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Issue No. 02 - July-December (2006 vol. 5)
ISSN: 1556-6056
pp: 15
Disintermediated active communication (DAC) is a new paradigm of communication in which a sending thread actively engages a receiving thread when sending it a message via shared memory. DAC is different than existing approaches that use passive communication through shared-memory - based on intermittently checking for messages - or that use preemptive communication but must rely on intermediaries such as the operating system or dedicated interrupt channels. An implementation of DAC builds on existing cache coherency support and exploits light-weight user-level interrupts. Inter-thread communication occurs via monitored memory locations where the receiver thread responds to invalidations of monitored addresses with a light-weight user-level software-defined handler. Address monitoring is supported by cache line user-bits, or CLUbits. CLUbits reside in the cache next to the coherence state, are private per thread, and maintain user-defined per-cache-line state. A light weight software library can demultiplex asynchronous notifications and handle exceptional cases. In DAC-based programs threads coordinate with one another by explicit signaling and implicit resource monitoring. With the simple and direct communication primitives of DAC, multi-threaded workloads synchronize at a finer granularity and more efficiently utilize the hardware of upcoming multi-core designs. This paper introduces DAC, presents several signaling models for DAC-based programs, and describes a simple memory-based framework that supports DAC by leveraging existing cache-coherency models. Our framework is general enough to support uses beyond DAC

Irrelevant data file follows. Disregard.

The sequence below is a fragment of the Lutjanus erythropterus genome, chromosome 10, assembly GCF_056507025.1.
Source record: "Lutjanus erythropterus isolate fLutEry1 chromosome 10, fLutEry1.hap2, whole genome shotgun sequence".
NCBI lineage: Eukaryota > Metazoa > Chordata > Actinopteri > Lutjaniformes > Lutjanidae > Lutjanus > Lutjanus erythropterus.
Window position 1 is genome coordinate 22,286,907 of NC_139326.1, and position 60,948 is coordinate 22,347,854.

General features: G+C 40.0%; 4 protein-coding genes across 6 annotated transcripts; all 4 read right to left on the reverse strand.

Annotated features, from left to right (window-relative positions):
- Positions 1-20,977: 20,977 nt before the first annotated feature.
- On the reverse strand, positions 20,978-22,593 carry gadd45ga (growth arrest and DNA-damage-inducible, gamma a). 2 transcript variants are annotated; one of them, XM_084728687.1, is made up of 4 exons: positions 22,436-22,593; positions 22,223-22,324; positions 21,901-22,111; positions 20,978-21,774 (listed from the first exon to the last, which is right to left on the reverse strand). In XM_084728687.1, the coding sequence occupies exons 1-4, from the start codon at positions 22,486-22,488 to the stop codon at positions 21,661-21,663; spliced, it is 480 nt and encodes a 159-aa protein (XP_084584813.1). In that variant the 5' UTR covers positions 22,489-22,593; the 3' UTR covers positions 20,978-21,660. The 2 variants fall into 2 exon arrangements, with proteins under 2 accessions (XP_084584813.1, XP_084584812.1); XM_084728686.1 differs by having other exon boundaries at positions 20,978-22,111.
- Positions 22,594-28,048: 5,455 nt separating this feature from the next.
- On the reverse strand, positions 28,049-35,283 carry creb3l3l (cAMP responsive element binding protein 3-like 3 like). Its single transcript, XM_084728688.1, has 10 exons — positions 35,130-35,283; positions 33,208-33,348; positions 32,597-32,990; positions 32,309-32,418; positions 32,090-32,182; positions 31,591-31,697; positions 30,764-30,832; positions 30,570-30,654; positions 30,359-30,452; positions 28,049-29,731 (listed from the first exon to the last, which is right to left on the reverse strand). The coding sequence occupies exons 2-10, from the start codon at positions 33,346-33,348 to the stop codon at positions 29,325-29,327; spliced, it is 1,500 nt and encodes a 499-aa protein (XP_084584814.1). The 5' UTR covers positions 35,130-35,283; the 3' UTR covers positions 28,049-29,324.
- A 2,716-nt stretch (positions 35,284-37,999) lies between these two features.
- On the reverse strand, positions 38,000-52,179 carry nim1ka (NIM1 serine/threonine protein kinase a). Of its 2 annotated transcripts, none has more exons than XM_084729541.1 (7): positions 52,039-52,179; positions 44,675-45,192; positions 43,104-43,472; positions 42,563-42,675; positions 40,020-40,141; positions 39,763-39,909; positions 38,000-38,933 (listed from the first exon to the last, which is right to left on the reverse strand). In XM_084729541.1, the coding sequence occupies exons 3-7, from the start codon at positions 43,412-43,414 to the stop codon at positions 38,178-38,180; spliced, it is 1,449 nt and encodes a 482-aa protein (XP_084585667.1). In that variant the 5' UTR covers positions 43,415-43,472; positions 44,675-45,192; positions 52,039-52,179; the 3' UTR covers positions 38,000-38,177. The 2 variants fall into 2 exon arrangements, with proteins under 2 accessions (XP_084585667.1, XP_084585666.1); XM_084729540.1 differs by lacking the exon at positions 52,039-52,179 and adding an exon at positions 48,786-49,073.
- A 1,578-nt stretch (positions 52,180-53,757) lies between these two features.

Hardware, Monitoring, Concurrent computing, Processor scheduling, Operating systems, Programming profession, Software libraries, High performance computing, Computer aided instruction

"Disintermediated Active Communication," in IEEE Computer Architecture Letters, vol. 5, no. 2, pp. 15, 2007.
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